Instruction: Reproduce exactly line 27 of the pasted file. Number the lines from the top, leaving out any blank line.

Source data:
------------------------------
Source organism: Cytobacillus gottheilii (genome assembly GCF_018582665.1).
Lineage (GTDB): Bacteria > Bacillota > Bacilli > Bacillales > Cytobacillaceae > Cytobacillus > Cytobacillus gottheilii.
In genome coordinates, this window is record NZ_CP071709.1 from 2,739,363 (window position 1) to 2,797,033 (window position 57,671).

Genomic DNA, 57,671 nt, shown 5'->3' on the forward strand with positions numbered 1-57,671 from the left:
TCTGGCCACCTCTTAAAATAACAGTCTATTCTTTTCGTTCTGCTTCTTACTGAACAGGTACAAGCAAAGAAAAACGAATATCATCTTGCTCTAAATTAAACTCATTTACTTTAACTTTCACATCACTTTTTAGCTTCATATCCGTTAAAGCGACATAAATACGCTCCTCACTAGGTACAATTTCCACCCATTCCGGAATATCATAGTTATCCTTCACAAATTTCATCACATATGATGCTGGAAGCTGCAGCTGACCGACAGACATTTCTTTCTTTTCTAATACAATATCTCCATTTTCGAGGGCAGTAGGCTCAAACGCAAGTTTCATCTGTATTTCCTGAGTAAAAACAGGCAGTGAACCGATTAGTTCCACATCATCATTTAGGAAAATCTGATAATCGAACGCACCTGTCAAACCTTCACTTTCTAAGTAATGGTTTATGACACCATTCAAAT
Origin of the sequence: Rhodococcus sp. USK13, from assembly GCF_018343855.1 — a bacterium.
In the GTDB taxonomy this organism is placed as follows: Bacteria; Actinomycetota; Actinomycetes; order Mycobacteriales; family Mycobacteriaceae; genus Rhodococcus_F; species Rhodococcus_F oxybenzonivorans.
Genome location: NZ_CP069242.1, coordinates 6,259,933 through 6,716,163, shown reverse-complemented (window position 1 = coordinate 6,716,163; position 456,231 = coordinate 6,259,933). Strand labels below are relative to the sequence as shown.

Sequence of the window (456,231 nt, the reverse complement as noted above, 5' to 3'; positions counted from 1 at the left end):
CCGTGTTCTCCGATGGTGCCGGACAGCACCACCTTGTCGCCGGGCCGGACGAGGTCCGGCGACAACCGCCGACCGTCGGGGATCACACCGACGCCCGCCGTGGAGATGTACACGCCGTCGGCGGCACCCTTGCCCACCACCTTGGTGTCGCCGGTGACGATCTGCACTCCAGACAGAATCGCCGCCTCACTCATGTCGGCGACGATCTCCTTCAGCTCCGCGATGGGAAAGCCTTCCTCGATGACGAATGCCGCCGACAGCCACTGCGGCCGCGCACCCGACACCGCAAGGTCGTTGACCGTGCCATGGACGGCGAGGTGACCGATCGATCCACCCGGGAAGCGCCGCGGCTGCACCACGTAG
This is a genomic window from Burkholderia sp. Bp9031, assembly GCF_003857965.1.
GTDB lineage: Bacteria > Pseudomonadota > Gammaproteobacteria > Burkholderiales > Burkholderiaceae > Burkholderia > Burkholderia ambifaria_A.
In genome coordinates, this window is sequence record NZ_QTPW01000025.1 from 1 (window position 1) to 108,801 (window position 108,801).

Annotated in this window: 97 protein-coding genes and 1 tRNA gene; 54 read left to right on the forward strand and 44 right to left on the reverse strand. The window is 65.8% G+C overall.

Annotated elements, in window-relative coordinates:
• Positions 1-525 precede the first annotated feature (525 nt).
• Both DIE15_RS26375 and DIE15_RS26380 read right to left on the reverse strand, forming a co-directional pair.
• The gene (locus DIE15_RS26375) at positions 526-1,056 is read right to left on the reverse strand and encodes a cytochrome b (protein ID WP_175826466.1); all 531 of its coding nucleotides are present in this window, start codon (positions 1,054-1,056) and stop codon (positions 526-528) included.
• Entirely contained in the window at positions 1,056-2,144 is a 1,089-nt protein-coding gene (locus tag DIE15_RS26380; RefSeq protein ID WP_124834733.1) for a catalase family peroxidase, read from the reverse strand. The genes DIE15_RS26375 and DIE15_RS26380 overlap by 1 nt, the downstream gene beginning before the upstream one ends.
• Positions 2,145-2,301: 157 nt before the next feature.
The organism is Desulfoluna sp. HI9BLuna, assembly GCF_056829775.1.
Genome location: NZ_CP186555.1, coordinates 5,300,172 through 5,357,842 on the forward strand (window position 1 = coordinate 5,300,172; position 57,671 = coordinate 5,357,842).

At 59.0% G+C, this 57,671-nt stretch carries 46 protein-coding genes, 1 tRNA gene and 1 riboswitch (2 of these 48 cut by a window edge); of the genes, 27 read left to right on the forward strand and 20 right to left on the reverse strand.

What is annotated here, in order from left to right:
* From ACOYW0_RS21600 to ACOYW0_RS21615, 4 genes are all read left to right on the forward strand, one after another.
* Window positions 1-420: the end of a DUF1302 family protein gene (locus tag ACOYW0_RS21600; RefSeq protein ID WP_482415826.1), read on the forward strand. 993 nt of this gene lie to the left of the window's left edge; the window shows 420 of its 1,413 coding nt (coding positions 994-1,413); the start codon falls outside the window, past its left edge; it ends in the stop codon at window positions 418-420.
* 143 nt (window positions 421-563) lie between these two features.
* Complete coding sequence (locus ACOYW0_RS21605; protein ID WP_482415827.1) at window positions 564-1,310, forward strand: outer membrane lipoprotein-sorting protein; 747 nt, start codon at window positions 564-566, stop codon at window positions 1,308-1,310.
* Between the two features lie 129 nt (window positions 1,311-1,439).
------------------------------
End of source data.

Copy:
* 143 nt (window positions 421-563) lie between these two features.